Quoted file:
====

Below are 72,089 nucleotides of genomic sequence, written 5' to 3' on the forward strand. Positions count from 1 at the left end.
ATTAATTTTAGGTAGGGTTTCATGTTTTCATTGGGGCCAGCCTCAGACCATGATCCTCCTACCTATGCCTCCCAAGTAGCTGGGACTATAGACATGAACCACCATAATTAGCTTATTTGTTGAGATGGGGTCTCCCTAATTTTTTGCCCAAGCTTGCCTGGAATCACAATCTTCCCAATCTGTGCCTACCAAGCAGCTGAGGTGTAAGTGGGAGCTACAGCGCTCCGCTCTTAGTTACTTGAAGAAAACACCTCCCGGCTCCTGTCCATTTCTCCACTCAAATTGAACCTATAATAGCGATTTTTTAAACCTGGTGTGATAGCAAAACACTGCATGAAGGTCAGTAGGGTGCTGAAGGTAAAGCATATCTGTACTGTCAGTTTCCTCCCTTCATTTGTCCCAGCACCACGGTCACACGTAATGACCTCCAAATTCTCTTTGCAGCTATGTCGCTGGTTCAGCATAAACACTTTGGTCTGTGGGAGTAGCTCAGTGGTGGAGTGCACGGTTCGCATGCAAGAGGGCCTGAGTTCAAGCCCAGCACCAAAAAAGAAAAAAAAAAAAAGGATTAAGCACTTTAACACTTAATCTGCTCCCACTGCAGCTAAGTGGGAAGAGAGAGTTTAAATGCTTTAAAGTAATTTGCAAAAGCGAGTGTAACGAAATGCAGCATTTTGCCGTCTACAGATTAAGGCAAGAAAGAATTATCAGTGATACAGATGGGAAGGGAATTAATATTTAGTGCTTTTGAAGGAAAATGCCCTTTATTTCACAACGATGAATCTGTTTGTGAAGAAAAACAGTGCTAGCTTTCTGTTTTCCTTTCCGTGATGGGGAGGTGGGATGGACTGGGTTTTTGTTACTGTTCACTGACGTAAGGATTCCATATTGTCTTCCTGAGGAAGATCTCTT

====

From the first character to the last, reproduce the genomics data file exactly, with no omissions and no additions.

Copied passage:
Below are 72,089 nucleotides of genomic sequence, written 5' to 3' on the forward strand. Positions count from 1 at the left end.
ATTAATTTTAGGTAGGGTTTCATGTTTTCATTGGGGCCAGCCTCAGACCATGATCCTCCTACCTATGCCTCCCAAGTAGCTGGGACTATAGACATGAACCACCATAATTAGCTTATTTGTTGAGATGGGGTCTCCCTAATTTTTTGCCCAAGCTTGCCTGGAATCACAATCTTCCCAATCTGTGCCTACCAAGCAGCTGAGGTGTAAGTGGGAGCTACAGCGCTCCGCTCTTAGTTACTTGAAGAAAACACCTCCCGGCTCCTGTCCATTTCTCCACTCAAATTGAACCTATAATAGCGATTTTTTAAACCTGGTGTGATAGCAAAACACTGCATGAAGGTCAGTAGGGTGCTGAAGGTAAAGCATATCTGTACTGTCAGTTTCCTCCCTTCATTTGTCCCAGCACCACGGTCACACGTAATGACCTCCAAATTCTCTTTGCAGCTATGTCGCTGGTTCAGCATAAACACTTTGGTCTGTGGGAGTAGCTCAGTGGTGGAGTGCACGGTTCGCATGCAAGAGGGCCTGAGTTCAAGCCCAGCACCAAAAAAGAAAAAAAAAAAAAGGATTAAGCACTTTAACACTTAATCTGCTCCCACTGCAGCTAAGTGGGAAGAGAGAGTTTAAATGCTTTAAAGTAATTTGCAAAAGCGAGTGTAACGAAATGCAGCATTTTGCCGTCTACAGATTAAGGCAAGAAAGAATTATCAGTGATACAGATGGGAAGGGAATTAATATTTAGTGCTTTTGAAGGAAAATGCCCTTTATTTCACAACGATGAATCTGTTTGTGAAGAAAAACAGTGCTAGCTTTCTGTTTTCCTTTCCGTGATGGGGAGGTGGGATGGACTGGGTTTTTGTTACTGTTCACTGACGTAAGGATTCCATATTGTCTTCCTGAGGAAGATCTCTT